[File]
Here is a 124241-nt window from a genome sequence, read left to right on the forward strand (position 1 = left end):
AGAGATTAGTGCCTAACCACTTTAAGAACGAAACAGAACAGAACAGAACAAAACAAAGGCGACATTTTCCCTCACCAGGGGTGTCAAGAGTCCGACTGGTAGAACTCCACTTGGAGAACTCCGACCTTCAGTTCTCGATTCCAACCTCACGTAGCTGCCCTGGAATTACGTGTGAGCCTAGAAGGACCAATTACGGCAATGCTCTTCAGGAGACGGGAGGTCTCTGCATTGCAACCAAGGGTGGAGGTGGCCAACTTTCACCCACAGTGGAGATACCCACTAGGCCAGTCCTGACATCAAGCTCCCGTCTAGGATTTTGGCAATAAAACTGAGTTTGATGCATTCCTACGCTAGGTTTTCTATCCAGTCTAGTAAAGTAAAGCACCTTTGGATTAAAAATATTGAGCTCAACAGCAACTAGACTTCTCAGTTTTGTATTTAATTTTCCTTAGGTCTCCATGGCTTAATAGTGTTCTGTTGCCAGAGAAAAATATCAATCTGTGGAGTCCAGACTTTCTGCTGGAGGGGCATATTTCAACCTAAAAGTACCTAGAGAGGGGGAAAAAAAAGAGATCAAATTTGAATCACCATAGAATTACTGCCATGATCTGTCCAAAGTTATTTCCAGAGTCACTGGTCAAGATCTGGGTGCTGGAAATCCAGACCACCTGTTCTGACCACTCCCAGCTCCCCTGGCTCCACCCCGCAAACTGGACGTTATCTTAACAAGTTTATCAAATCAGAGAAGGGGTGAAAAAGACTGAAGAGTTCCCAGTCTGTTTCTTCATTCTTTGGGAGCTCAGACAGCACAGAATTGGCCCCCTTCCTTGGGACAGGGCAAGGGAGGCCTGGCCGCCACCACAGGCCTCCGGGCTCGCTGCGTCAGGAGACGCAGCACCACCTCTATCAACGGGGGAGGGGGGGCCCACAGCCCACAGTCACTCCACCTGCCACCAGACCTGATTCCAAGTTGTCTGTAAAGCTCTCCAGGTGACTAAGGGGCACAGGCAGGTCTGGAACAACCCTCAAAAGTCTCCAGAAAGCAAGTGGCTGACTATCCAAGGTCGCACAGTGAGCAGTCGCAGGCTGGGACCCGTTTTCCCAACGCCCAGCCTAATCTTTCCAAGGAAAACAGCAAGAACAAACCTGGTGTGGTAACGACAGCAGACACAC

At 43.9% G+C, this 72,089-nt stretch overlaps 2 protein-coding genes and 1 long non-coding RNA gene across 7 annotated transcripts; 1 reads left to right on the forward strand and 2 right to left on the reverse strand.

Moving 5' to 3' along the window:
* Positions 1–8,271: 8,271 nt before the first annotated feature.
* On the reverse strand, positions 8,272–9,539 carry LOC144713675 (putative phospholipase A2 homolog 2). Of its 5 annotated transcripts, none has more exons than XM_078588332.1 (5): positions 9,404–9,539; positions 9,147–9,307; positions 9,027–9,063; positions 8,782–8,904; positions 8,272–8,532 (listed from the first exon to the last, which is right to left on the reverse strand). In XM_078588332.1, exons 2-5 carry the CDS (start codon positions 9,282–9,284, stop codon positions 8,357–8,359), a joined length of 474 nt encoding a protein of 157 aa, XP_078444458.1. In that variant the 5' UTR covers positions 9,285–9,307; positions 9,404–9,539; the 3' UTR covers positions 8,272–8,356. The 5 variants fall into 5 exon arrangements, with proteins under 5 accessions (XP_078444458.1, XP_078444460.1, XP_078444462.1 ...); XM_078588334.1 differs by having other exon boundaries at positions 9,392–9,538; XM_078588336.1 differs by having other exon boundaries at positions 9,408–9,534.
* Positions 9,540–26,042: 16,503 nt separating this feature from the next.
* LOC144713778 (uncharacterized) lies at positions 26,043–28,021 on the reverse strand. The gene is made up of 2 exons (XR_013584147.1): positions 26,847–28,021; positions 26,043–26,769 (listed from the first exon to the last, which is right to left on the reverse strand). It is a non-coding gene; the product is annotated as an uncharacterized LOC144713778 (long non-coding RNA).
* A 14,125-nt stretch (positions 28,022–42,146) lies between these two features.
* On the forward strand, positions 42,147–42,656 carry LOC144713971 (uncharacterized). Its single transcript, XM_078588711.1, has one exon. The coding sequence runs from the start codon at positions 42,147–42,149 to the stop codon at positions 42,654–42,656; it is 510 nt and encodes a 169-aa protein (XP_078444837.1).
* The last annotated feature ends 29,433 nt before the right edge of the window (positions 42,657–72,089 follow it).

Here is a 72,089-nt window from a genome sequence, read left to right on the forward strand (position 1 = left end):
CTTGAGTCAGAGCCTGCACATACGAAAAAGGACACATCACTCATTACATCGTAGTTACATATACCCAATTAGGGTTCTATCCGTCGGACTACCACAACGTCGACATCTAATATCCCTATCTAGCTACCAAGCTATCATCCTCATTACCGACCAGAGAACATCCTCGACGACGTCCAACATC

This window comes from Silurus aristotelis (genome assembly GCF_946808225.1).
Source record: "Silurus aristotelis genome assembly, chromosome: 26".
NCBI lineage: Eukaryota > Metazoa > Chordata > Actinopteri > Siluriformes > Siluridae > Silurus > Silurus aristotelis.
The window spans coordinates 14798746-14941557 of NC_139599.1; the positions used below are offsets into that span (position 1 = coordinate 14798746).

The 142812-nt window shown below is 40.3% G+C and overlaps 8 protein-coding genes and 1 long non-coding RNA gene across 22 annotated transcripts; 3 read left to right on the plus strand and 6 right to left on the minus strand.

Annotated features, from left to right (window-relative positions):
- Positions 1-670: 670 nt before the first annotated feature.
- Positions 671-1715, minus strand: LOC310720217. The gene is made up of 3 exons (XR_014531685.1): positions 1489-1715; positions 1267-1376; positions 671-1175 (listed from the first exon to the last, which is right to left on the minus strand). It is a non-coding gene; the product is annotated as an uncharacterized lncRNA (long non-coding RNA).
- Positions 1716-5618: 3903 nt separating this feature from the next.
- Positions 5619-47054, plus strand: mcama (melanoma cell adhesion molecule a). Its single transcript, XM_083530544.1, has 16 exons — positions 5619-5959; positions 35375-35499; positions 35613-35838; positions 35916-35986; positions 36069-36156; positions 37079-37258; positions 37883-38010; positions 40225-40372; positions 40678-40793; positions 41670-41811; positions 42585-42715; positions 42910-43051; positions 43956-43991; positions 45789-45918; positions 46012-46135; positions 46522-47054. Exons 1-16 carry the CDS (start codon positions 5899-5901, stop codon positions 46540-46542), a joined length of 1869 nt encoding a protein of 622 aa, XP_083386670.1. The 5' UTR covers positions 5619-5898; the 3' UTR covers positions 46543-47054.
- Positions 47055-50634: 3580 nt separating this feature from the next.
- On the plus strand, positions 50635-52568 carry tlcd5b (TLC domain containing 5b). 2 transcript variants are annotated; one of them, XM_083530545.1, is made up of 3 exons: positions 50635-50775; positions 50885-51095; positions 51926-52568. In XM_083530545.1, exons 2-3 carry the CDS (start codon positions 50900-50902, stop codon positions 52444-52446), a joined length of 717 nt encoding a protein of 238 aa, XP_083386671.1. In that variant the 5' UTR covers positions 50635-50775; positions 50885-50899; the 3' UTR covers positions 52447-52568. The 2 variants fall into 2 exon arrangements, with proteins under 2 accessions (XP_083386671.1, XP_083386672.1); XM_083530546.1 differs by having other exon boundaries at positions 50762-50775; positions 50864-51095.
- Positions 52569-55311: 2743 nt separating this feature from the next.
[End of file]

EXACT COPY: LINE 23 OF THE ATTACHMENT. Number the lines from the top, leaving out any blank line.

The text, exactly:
- Positions 5619-47054, plus strand: mcama (melanoma cell adhesion molecule a). Its single transcript, XM_083530544.1, has 16 exons — positions 5619-5959; positions 35375-35499; positions 35613-35838; positions 35916-35986; positions 36069-36156; positions 37079-37258; positions 37883-38010; positions 40225-40372; positions 40678-40793; positions 41670-41811; positions 42585-42715; positions 42910-43051; positions 43956-43991; positions 45789-45918; positions 46012-46135; positions 46522-47054. Exons 1-16 carry the CDS (start codon positions 5899-5901, stop codon positions 46540-46542), a joined length of 1869 nt encoding a protein of 622 aa, XP_083386670.1. The 5' UTR covers positions 5619-5898; the 3' UTR covers positions 46543-47054.